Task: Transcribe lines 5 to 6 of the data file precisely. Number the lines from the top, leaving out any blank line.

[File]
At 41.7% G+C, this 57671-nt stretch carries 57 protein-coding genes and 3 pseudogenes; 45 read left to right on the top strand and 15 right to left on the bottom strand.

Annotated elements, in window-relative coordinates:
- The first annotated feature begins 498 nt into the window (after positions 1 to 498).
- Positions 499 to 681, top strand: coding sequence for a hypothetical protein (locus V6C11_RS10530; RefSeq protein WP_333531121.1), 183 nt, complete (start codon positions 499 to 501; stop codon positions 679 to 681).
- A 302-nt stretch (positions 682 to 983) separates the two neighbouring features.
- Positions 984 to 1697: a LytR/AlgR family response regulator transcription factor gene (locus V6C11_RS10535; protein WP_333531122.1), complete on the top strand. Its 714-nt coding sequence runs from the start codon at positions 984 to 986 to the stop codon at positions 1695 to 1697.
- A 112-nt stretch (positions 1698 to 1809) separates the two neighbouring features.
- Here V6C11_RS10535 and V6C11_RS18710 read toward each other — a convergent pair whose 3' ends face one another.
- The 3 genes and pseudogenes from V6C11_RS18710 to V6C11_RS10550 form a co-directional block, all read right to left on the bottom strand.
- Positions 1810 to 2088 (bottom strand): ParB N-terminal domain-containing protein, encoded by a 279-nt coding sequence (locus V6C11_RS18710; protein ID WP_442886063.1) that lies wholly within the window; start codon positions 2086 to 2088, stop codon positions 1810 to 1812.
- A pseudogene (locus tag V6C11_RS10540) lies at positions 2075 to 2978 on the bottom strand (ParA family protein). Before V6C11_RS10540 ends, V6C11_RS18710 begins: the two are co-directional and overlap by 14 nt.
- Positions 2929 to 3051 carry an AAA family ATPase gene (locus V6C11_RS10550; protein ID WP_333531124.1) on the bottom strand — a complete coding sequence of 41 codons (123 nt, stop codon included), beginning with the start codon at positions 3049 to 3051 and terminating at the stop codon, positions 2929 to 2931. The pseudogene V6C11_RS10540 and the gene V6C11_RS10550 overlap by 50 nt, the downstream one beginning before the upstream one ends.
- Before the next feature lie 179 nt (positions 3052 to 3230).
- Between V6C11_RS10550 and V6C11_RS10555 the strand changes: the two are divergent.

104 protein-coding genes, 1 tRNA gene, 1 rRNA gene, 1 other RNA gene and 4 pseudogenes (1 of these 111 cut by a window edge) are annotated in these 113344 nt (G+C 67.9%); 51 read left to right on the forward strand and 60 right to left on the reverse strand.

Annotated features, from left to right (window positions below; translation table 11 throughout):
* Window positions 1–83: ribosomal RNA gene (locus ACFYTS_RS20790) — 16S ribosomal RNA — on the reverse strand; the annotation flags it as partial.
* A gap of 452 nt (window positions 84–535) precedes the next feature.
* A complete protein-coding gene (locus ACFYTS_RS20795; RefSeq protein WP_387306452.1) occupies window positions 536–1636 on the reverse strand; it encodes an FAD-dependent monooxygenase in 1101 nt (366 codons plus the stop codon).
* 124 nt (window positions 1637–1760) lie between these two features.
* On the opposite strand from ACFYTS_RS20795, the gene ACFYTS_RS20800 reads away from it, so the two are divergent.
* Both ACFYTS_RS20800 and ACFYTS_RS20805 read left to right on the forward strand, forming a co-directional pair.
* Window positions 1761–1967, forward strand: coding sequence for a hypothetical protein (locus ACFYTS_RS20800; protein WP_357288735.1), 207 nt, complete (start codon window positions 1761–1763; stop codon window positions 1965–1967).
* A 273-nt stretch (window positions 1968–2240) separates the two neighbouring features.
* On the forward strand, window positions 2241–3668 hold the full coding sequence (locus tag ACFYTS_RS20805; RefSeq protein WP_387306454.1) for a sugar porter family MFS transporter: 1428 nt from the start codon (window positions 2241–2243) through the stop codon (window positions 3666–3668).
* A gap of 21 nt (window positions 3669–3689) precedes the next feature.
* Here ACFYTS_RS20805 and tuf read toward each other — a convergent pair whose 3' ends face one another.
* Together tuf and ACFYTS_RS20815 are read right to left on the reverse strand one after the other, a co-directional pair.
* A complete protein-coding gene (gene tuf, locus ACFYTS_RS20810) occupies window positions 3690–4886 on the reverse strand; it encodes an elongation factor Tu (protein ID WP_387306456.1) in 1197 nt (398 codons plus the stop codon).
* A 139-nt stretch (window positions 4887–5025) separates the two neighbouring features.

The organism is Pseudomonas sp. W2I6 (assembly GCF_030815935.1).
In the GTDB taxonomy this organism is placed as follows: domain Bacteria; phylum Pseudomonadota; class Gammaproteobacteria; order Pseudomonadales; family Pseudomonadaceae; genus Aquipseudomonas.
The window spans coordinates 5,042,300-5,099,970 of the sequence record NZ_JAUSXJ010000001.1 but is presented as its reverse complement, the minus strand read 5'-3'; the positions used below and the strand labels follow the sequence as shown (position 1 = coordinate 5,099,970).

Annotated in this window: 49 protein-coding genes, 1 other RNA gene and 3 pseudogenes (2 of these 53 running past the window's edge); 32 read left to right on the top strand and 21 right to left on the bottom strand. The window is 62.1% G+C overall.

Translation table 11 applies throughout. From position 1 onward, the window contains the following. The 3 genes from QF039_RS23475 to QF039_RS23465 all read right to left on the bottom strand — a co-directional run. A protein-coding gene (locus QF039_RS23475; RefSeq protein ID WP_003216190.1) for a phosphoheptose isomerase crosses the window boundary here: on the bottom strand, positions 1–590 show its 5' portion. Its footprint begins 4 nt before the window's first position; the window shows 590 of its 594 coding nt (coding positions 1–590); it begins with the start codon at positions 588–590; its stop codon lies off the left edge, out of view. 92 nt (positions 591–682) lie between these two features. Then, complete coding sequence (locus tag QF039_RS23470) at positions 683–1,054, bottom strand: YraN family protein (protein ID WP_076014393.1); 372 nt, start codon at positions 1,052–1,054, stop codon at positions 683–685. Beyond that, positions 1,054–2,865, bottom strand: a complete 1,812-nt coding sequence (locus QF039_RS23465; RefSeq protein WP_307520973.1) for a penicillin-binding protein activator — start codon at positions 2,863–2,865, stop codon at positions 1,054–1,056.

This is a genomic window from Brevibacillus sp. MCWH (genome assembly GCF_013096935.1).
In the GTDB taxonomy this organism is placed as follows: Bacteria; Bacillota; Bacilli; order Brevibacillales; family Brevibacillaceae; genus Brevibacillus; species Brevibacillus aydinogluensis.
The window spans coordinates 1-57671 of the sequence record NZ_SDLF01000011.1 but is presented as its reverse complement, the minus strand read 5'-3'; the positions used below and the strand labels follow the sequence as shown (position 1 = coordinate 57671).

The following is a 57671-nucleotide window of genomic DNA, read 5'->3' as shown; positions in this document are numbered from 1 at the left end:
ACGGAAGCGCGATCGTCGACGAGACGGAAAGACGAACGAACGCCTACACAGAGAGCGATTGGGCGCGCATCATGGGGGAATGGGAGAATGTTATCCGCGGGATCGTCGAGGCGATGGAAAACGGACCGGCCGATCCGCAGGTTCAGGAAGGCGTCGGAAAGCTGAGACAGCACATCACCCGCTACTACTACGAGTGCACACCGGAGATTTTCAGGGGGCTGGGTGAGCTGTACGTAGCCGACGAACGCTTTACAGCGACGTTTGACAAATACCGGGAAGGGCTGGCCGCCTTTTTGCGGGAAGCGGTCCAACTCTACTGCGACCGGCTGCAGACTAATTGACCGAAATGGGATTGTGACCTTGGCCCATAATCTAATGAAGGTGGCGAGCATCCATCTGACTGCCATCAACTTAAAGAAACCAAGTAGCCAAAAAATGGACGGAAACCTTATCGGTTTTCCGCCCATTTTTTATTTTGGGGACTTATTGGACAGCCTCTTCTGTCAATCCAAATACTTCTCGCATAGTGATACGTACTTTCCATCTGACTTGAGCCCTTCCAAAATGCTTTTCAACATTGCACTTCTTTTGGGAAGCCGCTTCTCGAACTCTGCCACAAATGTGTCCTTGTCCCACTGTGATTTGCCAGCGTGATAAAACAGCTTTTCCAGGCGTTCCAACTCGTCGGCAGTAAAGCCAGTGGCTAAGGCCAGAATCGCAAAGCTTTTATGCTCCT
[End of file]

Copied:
- A 302-nt stretch (positions 682 to 983) separates the two neighbouring features.
- Positions 984 to 1697: a LytR/AlgR family response regulator transcription factor gene (locus V6C11_RS10535; protein WP_333531122.1), complete on the top strand. Its 714-nt coding sequence runs from the start codon at positions 984 to 986 to the stop codon at positions 1695 to 1697.